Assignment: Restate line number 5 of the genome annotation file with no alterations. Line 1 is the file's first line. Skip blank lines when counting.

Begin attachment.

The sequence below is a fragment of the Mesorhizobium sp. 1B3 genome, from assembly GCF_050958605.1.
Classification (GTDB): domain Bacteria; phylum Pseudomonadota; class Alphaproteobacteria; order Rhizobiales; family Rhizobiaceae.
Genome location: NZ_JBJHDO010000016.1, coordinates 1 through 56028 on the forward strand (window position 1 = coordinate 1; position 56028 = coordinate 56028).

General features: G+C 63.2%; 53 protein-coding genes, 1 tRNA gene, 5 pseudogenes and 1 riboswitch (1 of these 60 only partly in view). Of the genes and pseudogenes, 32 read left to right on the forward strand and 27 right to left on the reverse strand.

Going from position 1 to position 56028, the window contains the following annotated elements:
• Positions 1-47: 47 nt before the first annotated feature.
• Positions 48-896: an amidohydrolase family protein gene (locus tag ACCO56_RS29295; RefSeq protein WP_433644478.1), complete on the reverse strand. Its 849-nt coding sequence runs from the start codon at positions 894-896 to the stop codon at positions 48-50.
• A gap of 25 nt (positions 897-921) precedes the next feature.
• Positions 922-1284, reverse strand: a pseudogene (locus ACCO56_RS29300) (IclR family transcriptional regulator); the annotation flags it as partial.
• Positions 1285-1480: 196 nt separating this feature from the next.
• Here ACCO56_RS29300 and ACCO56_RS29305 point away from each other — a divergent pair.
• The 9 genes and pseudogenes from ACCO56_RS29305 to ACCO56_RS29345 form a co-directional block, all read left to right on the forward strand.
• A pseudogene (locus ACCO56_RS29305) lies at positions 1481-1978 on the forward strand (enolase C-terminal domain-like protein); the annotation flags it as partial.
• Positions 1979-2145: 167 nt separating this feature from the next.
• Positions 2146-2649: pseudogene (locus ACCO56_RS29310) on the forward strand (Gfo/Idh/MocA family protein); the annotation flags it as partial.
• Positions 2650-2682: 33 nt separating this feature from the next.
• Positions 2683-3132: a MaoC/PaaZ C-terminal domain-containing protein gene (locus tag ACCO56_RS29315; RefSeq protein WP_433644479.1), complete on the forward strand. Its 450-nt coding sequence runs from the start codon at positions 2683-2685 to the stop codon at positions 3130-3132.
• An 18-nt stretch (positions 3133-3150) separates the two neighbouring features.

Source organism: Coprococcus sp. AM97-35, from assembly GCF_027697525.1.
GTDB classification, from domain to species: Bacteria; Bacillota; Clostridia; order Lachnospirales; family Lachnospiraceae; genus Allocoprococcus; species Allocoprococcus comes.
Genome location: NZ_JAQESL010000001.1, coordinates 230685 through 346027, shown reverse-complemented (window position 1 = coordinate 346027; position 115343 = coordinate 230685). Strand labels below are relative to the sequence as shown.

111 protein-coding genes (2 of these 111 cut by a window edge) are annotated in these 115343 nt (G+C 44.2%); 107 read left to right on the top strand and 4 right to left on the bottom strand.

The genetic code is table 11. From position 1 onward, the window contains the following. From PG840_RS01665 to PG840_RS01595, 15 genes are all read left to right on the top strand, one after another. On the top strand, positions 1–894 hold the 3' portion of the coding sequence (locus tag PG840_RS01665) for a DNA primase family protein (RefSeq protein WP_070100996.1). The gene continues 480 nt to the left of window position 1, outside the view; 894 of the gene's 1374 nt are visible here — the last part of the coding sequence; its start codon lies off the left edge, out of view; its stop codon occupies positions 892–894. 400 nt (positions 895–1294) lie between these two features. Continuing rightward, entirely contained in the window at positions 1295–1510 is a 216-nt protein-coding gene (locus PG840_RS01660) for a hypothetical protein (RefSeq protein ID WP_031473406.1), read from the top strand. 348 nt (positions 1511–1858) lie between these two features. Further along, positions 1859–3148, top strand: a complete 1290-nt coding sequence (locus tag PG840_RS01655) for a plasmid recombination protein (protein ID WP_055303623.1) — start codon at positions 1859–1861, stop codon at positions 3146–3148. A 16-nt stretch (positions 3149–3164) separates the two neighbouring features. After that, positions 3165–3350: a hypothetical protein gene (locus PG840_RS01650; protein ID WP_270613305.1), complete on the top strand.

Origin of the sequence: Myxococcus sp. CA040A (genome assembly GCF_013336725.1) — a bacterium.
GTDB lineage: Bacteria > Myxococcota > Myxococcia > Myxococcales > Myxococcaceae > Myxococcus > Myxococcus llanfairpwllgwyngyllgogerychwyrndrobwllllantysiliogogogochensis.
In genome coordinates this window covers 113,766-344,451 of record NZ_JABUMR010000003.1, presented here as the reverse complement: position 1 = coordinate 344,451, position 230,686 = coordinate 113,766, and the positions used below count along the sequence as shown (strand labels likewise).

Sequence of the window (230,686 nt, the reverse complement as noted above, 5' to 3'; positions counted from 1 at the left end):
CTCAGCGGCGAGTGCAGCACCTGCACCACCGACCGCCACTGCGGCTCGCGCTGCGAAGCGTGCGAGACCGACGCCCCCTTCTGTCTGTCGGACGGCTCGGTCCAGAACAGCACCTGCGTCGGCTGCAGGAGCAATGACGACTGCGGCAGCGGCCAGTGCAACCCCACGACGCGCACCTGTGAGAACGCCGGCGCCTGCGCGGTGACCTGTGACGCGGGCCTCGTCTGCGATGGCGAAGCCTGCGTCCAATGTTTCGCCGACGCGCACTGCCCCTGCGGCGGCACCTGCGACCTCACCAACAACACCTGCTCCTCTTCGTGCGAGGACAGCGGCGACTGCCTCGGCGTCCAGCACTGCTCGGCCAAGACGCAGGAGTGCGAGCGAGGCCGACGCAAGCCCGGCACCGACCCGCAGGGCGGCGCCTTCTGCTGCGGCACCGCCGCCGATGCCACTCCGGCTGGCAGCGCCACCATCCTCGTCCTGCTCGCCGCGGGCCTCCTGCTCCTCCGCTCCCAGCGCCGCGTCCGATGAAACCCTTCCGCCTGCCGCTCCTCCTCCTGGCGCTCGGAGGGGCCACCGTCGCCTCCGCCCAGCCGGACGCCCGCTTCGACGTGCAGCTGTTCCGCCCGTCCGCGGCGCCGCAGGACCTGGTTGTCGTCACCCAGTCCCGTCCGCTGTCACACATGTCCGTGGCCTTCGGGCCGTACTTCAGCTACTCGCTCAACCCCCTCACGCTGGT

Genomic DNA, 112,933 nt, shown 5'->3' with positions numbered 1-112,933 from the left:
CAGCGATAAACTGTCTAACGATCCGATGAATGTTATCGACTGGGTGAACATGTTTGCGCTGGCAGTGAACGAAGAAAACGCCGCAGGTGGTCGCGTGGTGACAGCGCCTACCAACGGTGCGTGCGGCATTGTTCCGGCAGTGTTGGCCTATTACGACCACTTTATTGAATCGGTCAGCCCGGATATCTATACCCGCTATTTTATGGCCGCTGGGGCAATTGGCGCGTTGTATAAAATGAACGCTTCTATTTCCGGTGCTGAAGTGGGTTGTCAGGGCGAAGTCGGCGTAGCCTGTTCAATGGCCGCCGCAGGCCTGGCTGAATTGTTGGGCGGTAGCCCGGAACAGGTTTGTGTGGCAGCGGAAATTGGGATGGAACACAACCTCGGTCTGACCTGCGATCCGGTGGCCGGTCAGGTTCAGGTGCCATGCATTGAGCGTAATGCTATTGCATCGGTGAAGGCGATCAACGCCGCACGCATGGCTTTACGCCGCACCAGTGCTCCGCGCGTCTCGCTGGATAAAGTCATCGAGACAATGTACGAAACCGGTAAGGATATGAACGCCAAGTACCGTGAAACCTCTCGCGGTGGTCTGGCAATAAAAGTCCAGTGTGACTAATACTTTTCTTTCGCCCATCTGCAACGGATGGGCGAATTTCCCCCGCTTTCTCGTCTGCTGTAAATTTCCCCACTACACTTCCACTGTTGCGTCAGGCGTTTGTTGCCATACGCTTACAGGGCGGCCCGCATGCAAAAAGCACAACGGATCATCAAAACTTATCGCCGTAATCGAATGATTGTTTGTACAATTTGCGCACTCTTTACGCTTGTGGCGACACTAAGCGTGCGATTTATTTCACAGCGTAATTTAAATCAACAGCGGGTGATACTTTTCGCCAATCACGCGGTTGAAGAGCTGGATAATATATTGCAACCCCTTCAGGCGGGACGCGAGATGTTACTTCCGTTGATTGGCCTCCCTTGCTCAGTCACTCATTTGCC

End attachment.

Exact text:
Going from position 1 to position 56028, the window contains the following annotated elements: